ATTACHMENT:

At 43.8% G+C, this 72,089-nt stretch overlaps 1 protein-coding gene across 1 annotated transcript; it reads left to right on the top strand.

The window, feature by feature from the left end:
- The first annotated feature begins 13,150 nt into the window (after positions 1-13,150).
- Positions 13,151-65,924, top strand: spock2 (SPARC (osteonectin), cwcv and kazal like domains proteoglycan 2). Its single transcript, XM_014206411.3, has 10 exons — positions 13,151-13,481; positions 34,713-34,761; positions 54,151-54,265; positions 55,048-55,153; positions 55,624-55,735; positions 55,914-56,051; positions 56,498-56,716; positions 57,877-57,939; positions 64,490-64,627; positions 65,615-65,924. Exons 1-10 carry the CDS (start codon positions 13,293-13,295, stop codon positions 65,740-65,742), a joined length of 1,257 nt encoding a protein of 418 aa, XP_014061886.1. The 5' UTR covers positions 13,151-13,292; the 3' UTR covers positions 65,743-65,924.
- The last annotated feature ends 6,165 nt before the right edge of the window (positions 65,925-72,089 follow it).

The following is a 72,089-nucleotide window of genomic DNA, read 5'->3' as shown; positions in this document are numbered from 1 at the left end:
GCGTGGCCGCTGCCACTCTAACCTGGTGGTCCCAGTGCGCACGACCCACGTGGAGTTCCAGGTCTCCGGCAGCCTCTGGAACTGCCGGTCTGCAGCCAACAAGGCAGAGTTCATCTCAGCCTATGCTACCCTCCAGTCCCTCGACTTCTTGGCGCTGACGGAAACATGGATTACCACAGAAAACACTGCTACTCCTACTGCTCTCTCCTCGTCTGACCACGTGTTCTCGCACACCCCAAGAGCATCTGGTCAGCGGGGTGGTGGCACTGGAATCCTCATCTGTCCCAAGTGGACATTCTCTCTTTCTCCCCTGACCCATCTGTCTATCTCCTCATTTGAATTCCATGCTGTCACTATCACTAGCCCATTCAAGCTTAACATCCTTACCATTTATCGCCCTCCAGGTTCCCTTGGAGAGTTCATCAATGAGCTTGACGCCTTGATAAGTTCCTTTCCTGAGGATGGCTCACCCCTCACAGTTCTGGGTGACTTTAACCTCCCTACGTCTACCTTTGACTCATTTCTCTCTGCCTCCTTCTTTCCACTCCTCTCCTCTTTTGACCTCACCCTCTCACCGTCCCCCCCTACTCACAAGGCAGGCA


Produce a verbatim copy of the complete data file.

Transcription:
At 43.8% G+C, this 72,089-nt stretch overlaps 1 protein-coding gene across 1 annotated transcript; it reads left to right on the top strand.

The window, feature by feature from the left end:
- The first annotated feature begins 13,150 nt into the window (after positions 1-13,150).
- Positions 13,151-65,924, top strand: spock2 (SPARC (osteonectin), cwcv and kazal like domains proteoglycan 2). Its single transcript, XM_014206411.3, has 10 exons — positions 13,151-13,481; positions 34,713-34,761; positions 54,151-54,265; positions 55,048-55,153; positions 55,624-55,735; positions 55,914-56,051; positions 56,498-56,716; positions 57,877-57,939; positions 64,490-64,627; positions 65,615-65,924. Exons 1-10 carry the CDS (start codon positions 13,293-13,295, stop codon positions 65,740-65,742), a joined length of 1,257 nt encoding a protein of 418 aa, XP_014061886.1. The 5' UTR covers positions 13,151-13,292; the 3' UTR covers positions 65,743-65,924.
- The last annotated feature ends 6,165 nt before the right edge of the window (positions 65,925-72,089 follow it).

The following is a 72,089-nucleotide window of genomic DNA, read 5'->3' as shown; positions in this document are numbered from 1 at the left end:
GCGTGGCCGCTGCCACTCTAACCTGGTGGTCCCAGTGCGCACGACCCACGTGGAGTTCCAGGTCTCCGGCAGCCTCTGGAACTGCCGGTCTGCAGCCAACAAGGCAGAGTTCATCTCAGCCTATGCTACCCTCCAGTCCCTCGACTTCTTGGCGCTGACGGAAACATGGATTACCACAGAAAACACTGCTACTCCTACTGCTCTCTCCTCGTCTGACCACGTGTTCTCGCACACCCCAAGAGCATCTGGTCAGCGGGGTGGTGGCACTGGAATCCTCATCTGTCCCAAGTGGACATTCTCTCTTTCTCCCCTGACCCATCTGTCTATCTCCTCATTTGAATTCCATGCTGTCACTATCACTAGCCCATTCAAGCTTAACATCCTTACCATTTATCGCCCTCCAGGTTCCCTTGGAGAGTTCATCAATGAGCTTGACGCCTTGATAAGTTCCTTTCCTGAGGATGGCTCACCCCTCACAGTTCTGGGTGACTTTAACCTCCCTACGTCTACCTTTGACTCATTTCTCTCTGCCTCCTTCTTTCCACTCCTCTCCTCTTTTGACCTCACCCTCTCACCGTCCCCCCCTACTCACAAGGCAGGCA